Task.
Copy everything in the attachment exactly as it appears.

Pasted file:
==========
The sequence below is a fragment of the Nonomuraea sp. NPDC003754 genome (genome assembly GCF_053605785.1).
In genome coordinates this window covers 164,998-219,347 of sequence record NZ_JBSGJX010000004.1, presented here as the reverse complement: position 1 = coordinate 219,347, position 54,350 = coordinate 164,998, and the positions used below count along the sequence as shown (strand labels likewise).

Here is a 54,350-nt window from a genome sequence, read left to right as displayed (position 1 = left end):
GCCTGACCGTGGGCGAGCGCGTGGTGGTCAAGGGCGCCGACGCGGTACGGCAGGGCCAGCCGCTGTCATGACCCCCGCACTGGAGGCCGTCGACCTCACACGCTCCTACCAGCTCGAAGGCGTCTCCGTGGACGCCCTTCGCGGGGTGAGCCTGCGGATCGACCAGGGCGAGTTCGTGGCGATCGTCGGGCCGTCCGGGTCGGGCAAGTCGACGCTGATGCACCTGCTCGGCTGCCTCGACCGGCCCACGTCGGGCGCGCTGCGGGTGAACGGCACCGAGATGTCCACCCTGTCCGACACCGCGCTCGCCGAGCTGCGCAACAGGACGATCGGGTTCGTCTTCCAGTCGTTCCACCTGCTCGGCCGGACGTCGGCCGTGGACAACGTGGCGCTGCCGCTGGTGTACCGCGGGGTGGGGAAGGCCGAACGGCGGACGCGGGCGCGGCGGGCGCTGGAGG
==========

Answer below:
The sequence below is a fragment of the Nonomuraea sp. NPDC003754 genome (genome assembly GCF_053605785.1).
In genome coordinates this window covers 164,998-219,347 of sequence record NZ_JBSGJX010000004.1, presented here as the reverse complement: position 1 = coordinate 219,347, position 54,350 = coordinate 164,998, and the positions used below count along the sequence as shown (strand labels likewise).

Here is a 54,350-nt window from a genome sequence, read left to right as displayed (position 1 = left end):
GCCTGACCGTGGGCGAGCGCGTGGTGGTCAAGGGCGCCGACGCGGTACGGCAGGGCCAGCCGCTGTCATGACCCCCGCACTGGAGGCCGTCGACCTCACACGCTCCTACCAGCTCGAAGGCGTCTCCGTGGACGCCCTTCGCGGGGTGAGCCTGCGGATCGACCAGGGCGAGTTCGTGGCGATCGTCGGGCCGTCCGGGTCGGGCAAGTCGACGCTGATGCACCTGCTCGGCTGCCTCGACCGGCCCACGTCGGGCGCGCTGCGGGTGAACGGCACCGAGATGTCCACCCTGTCCGACACCGCGCTCGCCGAGCTGCGCAACAGGACGATCGGGTTCGTCTTCCAGTCGTTCCACCTGCTCGGCCGGACGTCGGCCGTGGACAACGTGGCGCTGCCGCTGGTGTACCGCGGGGTGGGGAAGGCCGAACGGCGGACGCGGGCGCGGCGGGCGCTGGAGG